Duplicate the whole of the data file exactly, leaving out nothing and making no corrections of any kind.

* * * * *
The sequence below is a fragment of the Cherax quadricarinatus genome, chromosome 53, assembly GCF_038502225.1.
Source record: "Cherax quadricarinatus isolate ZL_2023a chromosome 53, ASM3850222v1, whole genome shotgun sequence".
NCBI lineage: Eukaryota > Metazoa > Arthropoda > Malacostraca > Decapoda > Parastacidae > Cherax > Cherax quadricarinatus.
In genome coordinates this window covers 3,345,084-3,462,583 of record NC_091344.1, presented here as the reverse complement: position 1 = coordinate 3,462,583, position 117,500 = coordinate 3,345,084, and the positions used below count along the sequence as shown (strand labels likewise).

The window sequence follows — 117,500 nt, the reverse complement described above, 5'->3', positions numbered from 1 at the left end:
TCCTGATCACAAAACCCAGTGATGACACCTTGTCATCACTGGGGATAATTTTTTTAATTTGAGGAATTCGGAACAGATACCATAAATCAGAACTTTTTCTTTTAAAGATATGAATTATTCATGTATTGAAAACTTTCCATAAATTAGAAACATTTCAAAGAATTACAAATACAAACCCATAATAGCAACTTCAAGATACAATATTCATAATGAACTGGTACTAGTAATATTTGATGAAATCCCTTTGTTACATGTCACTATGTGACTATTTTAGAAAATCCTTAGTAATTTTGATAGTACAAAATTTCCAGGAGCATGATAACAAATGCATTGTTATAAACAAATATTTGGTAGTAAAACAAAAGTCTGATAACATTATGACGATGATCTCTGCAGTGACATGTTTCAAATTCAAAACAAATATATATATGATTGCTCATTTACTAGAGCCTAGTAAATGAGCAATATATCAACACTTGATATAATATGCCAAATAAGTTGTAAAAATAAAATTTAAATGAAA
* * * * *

The sequence below is a fragment of the Cherax quadricarinatus genome, chromosome 53, assembly GCF_038502225.1.
Source record: "Cherax quadricarinatus isolate ZL_2023a chromosome 53, ASM3850222v1, whole genome shotgun sequence".
NCBI lineage: Eukaryota > Metazoa > Arthropoda > Malacostraca > Decapoda > Parastacidae > Cherax > Cherax quadricarinatus.
In genome coordinates this window covers 3,345,084-3,462,583 of record NC_091344.1, presented here as the reverse complement: position 1 = coordinate 3,462,583, position 117,500 = coordinate 3,345,084, and the positions used below count along the sequence as shown (strand labels likewise).

The window sequence follows — 117,500 nt, the reverse complement described above, 5'->3', positions numbered from 1 at the left end:
TCCTGATCACAAAACCCAGTGATGACACCTTGTCATCACTGGGGATAATTTTTTTAATTTGAGGAATTCGGAACAGATACCATAAATCAGAACTTTTTCTTTTAAAGATATGAATTATTCATGTATTGAAAACTTTCCATAAATTAGAAACATTTCAAAGAATTACAAATACAAACCCATAATAGCAACTTCAAGATACAATATTCATAATGAACTGGTACTAGTAATATTTGATGAAATCCCTTTGTTACATGTCACTATGTGACTATTTTAGAAAATCCTTAGTAATTTTGATAGTACAAAATTTCCAGGAGCATGATAACAAATGCATTGTTATAAACAAATATTTGGTAGTAAAACAAAAGTCTGATAACATTATGACGATGATCTCTGCAGTGACATGTTTCAAATTCAAAACAAATATATATATGATTGCTCATTTACTAGAGCCTAGTAAATGAGCAATATATCAACACTTGATATAATATGCCAAATAAGTTGTAAAAATAAAATTTAAATGAAA